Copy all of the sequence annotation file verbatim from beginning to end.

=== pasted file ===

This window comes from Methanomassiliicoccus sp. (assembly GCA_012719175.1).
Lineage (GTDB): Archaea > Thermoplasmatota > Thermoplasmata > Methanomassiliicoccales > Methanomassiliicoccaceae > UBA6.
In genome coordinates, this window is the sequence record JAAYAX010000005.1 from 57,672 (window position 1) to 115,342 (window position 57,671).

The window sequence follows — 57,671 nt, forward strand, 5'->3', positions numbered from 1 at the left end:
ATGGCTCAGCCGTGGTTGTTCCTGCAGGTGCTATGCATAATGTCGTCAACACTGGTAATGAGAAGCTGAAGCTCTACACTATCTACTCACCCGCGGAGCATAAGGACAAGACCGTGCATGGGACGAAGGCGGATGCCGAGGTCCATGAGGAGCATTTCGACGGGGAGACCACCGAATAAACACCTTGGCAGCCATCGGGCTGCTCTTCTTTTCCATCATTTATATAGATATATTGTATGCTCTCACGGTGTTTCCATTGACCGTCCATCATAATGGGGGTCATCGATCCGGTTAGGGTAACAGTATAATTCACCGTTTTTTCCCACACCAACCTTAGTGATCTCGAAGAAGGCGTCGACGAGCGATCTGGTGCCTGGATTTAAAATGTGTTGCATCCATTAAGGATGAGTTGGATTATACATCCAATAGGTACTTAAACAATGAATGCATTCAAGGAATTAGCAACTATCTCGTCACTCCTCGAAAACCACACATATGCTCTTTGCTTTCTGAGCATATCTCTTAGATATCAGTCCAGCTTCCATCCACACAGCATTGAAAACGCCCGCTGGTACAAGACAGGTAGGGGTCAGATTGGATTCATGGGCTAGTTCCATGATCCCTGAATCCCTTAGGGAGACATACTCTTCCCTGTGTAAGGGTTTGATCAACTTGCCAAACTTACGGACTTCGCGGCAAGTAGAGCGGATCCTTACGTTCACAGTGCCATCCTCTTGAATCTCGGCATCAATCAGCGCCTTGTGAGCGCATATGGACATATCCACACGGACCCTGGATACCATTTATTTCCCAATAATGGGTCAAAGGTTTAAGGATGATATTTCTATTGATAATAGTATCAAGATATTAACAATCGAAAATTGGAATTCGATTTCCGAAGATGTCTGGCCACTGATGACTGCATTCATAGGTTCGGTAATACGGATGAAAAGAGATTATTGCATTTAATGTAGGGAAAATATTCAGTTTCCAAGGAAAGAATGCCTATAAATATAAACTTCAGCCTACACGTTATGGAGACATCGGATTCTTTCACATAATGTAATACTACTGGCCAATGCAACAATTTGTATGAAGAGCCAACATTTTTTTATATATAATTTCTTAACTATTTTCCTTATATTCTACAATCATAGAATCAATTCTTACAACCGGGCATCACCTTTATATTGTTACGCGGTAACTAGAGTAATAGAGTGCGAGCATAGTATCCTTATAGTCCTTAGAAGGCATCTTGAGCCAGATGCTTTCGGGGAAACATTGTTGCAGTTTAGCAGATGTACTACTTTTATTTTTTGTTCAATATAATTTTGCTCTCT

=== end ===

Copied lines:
This window comes from Methanomassiliicoccus sp. (assembly GCA_012719175.1).
Lineage (GTDB): Archaea > Thermoplasmatota > Thermoplasmata > Methanomassiliicoccales > Methanomassiliicoccaceae > UBA6.
In genome coordinates, this window is the sequence record JAAYAX010000005.1 from 57,672 (window position 1) to 115,342 (window position 57,671).

The window sequence follows — 57,671 nt, forward strand, 5'->3', positions numbered from 1 at the left end:
ATGGCTCAGCCGTGGTTGTTCCTGCAGGTGCTATGCATAATGTCGTCAACACTGGTAATGAGAAGCTGAAGCTCTACACTATCTACTCACCCGCGGAGCATAAGGACAAGACCGTGCATGGGACGAAGGCGGATGCCGAGGTCCATGAGGAGCATTTCGACGGGGAGACCACCGAATAAACACCTTGGCAGCCATCGGGCTGCTCTTCTTTTCCATCATTTATATAGATATATTGTATGCTCTCACGGTGTTTCCATTGACCGTCCATCATAATGGGGGTCATCGATCCGGTTAGGGTAACAGTATAATTCACCGTTTTTTCCCACACCAACCTTAGTGATCTCGAAGAAGGCGTCGACGAGCGATCTGGTGCCTGGATTTAAAATGTGTTGCATCCATTAAGGATGAGTTGGATTATACATCCAATAGGTACTTAAACAATGAATGCATTCAAGGAATTAGCAACTATCTCGTCACTCCTCGAAAACCACACATATGCTCTTTGCTTTCTGAGCATATCTCTTAGATATCAGTCCAGCTTCCATCCACACAGCATTGAAAACGCCCGCTGGTACAAGACAGGTAGGGGTCAGATTGGATTCATGGGCTAGTTCCATGATCCCTGAATCCCTTAGGGAGACATACTCTTCCCTGTGTAAGGGTTTGATCAACTTGCCAAACTTACGGACTTCGCGGCAAGTAGAGCGGATCCTTACGTTCACAGTGCCATCCTCTTGAATCTCGGCATCAATCAGCGCCTTGTGAGCGCATATGGACATATCCACACGGACCCTGGATACCATTTATTTCCCAATAATGGGTCAAAGGTTTAAGGATGATATTTCTATTGATAATAGTATCAAGATATTAACAATCGAAAATTGGAATTCGATTTCCGAAGATGTCTGGCCACTGATGACTGCATTCATAGGTTCGGTAATACGGATGAAAAGAGATTATTGCATTTAATGTAGGGAAAATATTCAGTTTCCAAGGAAAGAATGCCTATAAATATAAACTTCAGCCTACACGTTATGGAGACATCGGATTCTTTCACATAATGTAATACTACTGGCCAATGCAACAATTTGTATGAAGAGCCAACATTTTTTTATATATAATTTCTTAACTATTTTCCTTATATTCTACAATCATAGAATCAATTCTTACAACCGGGCATCACCTTTATATTGTTACGCGGTAACTAGAGTAATAGAGTGCGAGCATAGTATCCTTATAGTCCTTAGAAGGCATCTTGAGCCAGATGCTTTCGGGGAAACATTGTTGCAGTTTAGCAGATGTACTACTTTTATTTTTTGTTCAATATAATTTTGCTCTCT